|Too Drunk to Hold a Glass?|
In my role at Silicon Valley Bank, I get lots of calls from people wanting to pick my brain. It’s probably why I can’t remember what day it is anymore. Brain pickers come in all flavors; as investors, the press, people with a business concept, and on occasion people who have the latest and greatest new product or gadget. Some of the ideas are novel but never has anyone presented me with something that I saw as a disruptive or transformational innovation. That changed in September of 2012 when I saw the beta model for the Coravin Wine Access System.
|Gadget to Never Buy Wine Again|
In August of last year I got a call from Josh Makower. He told me he had a product that “preserved opened wine for months” and “the transformational potential of the product for consumers, restaurants, and wine producers would be unprecedented!” To say I was skeptical would be a massive understatement as I’ve seen hundreds of gadgets in wine fail, but a few things intrigued me here. It turned out Josh had been involved with several successful medical start ups with Silicon Valley Bank on the Tech side of our organization, and he was a part of NEA which is a top tier Venture Capital Firm. He also said he was bringing his colleague Nick Lazaris who was one of the early CEO’s of another of our technology start ups, Keurig. With skepticism held in abeyance, I took the meeting.
|Your Glass Will Never Be Empty Again|
Josh brought in one of the beta models of the Coravin system. With a special needle that’s used in the medical field attached to a device that looked like a rabbit wine opener, he easily inserted the needle through the capsule of an unopened bottle. Then, pressing a button with his thumb. Pumping in argon gas, he pumped out a single glass of wine. He then removed the needle and the cork resealed itself. That was interesting but not earth shattering to me. Then the ah-HA! moment came: The wine that he poured was a white Burgundy with a date in permanent ink. The bottle was half full though it still had the capsule on. What I discovered was the wine had been first opened four months prior and the capsule had several holes from later pours. We then tasted an identical unopened bottle and popped the cork for a side-by-side comparison: No difference whatsoever. The wines were identical. Now that WAS earth shattering. A wine that had the first glass poured months prior, tasted the same as an unopened bottle. My mind started racing to applications.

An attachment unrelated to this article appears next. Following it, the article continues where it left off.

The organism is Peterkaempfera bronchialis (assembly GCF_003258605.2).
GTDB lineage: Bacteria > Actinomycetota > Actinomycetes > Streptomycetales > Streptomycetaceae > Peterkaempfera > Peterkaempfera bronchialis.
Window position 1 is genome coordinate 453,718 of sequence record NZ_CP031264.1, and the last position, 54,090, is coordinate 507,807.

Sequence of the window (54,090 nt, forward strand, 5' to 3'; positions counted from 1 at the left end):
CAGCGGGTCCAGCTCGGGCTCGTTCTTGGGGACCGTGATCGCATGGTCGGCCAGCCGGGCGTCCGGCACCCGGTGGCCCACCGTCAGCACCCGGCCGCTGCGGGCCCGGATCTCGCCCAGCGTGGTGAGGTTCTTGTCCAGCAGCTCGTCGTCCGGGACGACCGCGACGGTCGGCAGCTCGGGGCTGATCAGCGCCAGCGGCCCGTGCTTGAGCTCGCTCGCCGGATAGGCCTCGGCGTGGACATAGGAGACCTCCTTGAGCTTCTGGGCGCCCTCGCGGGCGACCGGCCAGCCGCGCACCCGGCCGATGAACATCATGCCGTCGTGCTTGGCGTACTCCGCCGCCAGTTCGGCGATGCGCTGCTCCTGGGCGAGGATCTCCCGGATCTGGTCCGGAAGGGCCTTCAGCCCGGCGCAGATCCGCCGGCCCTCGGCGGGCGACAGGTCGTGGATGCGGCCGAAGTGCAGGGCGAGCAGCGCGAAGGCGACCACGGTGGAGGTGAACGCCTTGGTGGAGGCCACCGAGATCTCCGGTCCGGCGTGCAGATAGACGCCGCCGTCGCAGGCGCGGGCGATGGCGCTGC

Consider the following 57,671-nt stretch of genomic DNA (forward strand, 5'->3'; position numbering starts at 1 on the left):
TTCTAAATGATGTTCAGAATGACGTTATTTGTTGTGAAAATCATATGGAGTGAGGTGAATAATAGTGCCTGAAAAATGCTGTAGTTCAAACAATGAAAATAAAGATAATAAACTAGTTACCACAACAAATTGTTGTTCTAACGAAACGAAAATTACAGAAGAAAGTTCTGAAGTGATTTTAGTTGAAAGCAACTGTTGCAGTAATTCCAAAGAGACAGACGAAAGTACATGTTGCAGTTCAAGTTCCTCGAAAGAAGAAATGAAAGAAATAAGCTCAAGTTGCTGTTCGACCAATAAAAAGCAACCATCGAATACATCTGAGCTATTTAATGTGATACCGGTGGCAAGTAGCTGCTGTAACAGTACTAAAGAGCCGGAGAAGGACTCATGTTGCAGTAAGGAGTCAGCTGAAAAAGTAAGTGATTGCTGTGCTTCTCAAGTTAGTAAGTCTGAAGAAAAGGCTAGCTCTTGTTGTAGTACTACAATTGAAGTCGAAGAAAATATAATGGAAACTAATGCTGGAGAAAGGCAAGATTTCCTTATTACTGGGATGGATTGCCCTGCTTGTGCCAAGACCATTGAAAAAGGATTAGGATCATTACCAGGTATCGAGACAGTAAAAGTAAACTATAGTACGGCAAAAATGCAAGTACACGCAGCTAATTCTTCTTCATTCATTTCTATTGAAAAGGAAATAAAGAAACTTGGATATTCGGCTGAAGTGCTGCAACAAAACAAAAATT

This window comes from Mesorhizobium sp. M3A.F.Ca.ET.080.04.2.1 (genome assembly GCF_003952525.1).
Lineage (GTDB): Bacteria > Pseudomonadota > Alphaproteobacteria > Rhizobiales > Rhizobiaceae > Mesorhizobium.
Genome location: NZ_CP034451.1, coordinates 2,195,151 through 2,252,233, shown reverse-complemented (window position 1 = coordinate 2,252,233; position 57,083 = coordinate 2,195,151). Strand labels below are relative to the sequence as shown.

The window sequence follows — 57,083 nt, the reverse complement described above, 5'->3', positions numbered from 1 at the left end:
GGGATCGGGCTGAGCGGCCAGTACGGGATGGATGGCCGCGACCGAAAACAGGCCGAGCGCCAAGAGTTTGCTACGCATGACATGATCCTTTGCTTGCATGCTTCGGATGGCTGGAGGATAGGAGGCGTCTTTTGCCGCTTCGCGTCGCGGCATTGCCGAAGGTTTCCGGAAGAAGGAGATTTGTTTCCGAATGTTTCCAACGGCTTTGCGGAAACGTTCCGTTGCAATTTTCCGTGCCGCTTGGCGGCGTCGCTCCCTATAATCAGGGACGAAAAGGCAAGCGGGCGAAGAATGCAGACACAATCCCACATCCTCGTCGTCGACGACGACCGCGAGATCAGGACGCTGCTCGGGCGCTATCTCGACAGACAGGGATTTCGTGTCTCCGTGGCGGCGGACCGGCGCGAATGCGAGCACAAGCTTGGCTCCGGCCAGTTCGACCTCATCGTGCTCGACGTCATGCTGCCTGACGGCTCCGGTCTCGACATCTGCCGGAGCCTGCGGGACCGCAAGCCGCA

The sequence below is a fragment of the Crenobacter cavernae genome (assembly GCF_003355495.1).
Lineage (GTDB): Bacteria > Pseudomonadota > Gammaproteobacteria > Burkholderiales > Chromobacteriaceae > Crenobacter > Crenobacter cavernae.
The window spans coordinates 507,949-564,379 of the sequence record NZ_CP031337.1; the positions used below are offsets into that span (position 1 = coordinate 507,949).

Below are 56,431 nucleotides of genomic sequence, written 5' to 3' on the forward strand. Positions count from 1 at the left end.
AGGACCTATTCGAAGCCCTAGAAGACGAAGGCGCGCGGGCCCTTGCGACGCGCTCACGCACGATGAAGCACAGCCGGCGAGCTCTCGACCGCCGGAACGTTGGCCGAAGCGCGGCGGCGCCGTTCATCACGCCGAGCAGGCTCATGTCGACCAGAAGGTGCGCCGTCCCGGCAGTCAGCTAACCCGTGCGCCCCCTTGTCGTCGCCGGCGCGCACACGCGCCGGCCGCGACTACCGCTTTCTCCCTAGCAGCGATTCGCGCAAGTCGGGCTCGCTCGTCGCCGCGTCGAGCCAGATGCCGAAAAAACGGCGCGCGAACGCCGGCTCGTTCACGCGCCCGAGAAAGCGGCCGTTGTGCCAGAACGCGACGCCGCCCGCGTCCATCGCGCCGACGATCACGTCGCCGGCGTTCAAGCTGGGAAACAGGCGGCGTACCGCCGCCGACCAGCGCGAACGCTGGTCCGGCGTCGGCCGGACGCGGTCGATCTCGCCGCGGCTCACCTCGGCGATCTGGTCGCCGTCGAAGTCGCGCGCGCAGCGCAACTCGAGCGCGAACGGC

|Turn Wine into A Tree|
I could have a glass of white, pinot, and cabernet every night at dinner and never worry about spoiling a bottle. Corked wine? A fine wine retailer or tasting room customer could take a very small sample and test it with reactive test strips to check for specific flaws before taking it home (First someone has to invent those strips). Tasting rooms could use an industrial version with a 1 ounce meter on the gadget that could be attached to a larger argon tank thus eliminating waste or accidentally pouring oxidized wine. My mom could drink her magnum of moscato one glass at a time for 2 months without the wine changing. That case of wine you bought a decade ago and stored … has it reached the point where its time to drink it? The applications are limitless.
|Make Sure You Spill Wine|
I don’t think the product is perfect yet:. The argon canister only contains enough gas for about 15 pours. It would be nice if that handled a few more glasses but I’m guessing we’ll see more canister options at some point in the same way we saw so many different extensions from Keurig through the years. In addition, the product at first blush is a little pricey at USD $279.00. That said I drink a bottle of wine at that price on occasion so maybe its a bargain? Thinking further, after paying for the machine itself, we’re talking about getting the freedom to try any wine in your cellar and not worry about spoiling it for 66 cents a glass based on 15 pours at $10 for a canister. Given the price of those bottles, the all-in price actually seems very reasonable, so I take it all back. Its a fair price.
The good news for you is I did contact the founders last week to let them know I was going to dedicate the SVB on Wine Blog to the Coravin product. So while I don’t get anything for recommending this, they have offered to anyone reading this blog, 3 gratis argon canisters if you buy a package between now and Friday August 9th using the PROMO CODE: SVBWine. You can do that through this link to the Coravin website.
As a final point, for those wineries who are interested in trying this out, reselling these in their own tasting rooms at some point, or have other questions about commercial use, I’ve been given the contact at Coravin for additional questions and discussion. You can contact John Fruin, National Sales Manager here: email@example.com.
What do you think? Did you hang in there and read another exceptionally long Blog? Are you skeptical of this product like I was?
Log in and offer your thoughts about this product or any other storage devices that you are using and appreciate.
SVB on Wine